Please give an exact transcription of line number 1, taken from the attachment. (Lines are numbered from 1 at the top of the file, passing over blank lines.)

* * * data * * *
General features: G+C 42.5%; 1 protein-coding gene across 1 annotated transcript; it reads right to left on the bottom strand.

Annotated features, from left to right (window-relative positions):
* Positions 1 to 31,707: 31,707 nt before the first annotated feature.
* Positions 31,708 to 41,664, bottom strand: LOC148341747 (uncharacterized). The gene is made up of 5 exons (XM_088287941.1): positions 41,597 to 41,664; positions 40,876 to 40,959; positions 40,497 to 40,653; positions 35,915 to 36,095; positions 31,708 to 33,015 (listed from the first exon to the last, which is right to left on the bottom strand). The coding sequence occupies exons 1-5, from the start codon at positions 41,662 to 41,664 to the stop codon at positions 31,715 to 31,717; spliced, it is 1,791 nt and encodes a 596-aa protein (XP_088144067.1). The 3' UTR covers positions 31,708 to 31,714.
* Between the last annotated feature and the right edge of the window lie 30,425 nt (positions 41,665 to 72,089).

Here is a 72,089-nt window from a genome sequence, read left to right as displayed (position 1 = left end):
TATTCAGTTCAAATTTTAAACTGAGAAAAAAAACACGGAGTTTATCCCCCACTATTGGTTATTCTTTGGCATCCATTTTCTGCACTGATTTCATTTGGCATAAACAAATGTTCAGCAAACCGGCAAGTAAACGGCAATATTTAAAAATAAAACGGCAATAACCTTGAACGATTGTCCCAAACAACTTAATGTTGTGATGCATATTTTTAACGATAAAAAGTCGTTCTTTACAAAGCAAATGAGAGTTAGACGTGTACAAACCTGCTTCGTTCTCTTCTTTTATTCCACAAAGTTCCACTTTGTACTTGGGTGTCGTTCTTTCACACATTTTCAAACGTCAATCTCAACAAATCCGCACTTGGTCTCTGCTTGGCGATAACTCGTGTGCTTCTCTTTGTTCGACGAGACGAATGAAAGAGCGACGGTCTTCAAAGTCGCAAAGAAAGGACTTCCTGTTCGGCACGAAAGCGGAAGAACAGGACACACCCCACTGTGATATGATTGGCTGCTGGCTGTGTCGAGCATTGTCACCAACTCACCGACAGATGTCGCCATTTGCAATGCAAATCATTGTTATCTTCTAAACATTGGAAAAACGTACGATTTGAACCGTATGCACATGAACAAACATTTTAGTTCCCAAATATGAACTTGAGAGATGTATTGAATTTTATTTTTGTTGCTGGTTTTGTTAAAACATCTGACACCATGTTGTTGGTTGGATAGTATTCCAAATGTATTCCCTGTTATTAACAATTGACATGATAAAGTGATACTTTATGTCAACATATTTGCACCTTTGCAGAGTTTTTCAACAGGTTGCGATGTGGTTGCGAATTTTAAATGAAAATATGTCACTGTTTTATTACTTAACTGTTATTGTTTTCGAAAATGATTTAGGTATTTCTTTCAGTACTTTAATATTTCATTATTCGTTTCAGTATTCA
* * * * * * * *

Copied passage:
General features: G+C 42.5%; 1 protein-coding gene across 1 annotated transcript; it reads right to left on the bottom strand.